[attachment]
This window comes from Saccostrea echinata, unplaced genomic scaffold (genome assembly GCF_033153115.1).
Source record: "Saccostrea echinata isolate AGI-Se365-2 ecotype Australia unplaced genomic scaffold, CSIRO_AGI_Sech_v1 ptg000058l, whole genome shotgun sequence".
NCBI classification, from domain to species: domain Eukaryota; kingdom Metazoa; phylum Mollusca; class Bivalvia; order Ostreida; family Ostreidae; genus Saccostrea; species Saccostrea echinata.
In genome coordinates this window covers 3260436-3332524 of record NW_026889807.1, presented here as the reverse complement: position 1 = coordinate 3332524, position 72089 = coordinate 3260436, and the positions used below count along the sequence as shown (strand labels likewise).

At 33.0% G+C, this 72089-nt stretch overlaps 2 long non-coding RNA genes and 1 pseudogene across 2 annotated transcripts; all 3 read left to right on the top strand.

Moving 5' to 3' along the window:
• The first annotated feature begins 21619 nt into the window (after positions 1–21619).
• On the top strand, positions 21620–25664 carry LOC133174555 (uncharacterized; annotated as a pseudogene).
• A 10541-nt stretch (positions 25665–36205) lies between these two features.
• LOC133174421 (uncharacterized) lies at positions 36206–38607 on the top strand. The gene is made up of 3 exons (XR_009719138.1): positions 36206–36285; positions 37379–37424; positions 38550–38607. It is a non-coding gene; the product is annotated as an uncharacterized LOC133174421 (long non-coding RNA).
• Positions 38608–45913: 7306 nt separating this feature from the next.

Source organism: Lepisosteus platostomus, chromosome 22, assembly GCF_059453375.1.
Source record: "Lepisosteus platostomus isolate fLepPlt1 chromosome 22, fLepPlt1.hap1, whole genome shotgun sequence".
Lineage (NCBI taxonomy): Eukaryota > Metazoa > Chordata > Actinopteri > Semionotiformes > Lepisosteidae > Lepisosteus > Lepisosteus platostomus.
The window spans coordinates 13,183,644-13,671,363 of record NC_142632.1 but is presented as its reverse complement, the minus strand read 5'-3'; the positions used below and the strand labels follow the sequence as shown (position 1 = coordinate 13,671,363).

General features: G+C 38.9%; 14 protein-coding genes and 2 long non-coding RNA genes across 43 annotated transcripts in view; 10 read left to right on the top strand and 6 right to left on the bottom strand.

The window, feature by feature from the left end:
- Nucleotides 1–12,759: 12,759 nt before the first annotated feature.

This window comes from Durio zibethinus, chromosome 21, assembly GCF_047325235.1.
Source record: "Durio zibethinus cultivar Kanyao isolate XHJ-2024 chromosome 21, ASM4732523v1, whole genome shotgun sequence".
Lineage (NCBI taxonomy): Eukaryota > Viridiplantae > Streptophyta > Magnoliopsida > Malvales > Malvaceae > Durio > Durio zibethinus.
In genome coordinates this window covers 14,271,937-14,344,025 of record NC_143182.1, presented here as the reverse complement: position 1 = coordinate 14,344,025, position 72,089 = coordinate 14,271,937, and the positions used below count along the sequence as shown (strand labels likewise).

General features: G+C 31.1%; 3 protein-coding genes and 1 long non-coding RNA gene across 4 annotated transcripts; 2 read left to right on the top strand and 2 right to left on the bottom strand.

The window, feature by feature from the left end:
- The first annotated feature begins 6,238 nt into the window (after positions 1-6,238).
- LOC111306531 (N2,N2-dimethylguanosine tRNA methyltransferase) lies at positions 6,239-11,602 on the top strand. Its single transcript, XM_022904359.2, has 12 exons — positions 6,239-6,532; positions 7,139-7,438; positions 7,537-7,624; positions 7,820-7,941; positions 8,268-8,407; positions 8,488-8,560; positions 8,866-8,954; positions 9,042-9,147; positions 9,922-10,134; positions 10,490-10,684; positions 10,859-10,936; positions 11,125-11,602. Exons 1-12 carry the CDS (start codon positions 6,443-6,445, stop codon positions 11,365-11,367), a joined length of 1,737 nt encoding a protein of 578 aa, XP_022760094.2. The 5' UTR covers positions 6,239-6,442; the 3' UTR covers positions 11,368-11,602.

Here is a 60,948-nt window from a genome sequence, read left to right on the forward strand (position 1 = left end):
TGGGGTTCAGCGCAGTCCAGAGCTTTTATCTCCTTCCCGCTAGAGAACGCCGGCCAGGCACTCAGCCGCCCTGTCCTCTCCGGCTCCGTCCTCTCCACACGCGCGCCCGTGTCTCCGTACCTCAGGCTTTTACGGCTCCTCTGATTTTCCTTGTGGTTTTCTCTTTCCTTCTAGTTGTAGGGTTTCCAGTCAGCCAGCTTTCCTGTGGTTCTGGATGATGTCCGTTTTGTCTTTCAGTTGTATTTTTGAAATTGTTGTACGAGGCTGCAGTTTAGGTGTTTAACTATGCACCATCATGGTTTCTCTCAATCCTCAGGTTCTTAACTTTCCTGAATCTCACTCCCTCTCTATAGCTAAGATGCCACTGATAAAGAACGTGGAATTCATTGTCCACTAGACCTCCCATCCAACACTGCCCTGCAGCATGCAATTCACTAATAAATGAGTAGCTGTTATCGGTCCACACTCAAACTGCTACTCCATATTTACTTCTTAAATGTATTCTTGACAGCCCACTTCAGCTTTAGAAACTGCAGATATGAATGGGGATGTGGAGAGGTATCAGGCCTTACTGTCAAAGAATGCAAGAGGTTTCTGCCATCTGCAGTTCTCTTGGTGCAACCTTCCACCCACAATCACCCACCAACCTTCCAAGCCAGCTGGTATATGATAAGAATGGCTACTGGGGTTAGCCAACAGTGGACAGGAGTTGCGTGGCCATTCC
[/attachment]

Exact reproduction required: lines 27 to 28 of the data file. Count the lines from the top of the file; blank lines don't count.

Here is a 60,948-nt window from a genome sequence, read left to right on the forward strand (position 1 = left end):
TGGGGTTCAGCGCAGTCCAGAGCTTTTATCTCCTTCCCGCTAGAGAACGCCGGCCAGGCACTCAGCCGCCCTGTCCTCTCCGGCTCCGTCCTCTCCACACGCGCGCCCGTGTCTCCGTACCTCAGGCTTTTACGGCTCCTCTGATTTTCCTTGTGGTTTTCTCTTTCCTTCTAGTTGTAGGGTTTCCAGTCAGCCAGCTTTCCTGTGGTTCTGGATGATGTCCGTTTTGTCTTTCAGTTGTATTTTTGAAATTGTTGTACGAGGCTGCAGTTTAGGTGTTTAACTATGCACCATCATGGTTTCTCTCAATCCTCAGGTTCTTAACTTTCCTGAATCTCACTCCCTCTCTATAGCTAAGATGCCACTGATAAAGAACGTGGAATTCATTGTCCACTAGACCTCCCATCCAACACTGCCCTGCAGCATGCAATTCACTAATAAATGAGTAGCTGTTATCGGTCCACACTCAAACTGCTACTCCATATTTACTTCTTAAATGTATTCTTGACAGCCCACTTCAGCTTTAGAAACTGCAGATATGAATGGGGATGTGGAGAGGTATCAGGCCTTACTGTCAAAGAATGCAAGAGGTTTCTGCCATCTGCAGTTCTCTTGGTGCAACCTTCCACCCACAATCACCCACCAACCTTCCAAGCCAGCTGGTATATGATAAGAATGGCTACTGGGGTTAGCCAACAGTGGACAGGAGTTGCGTGGCCATTCC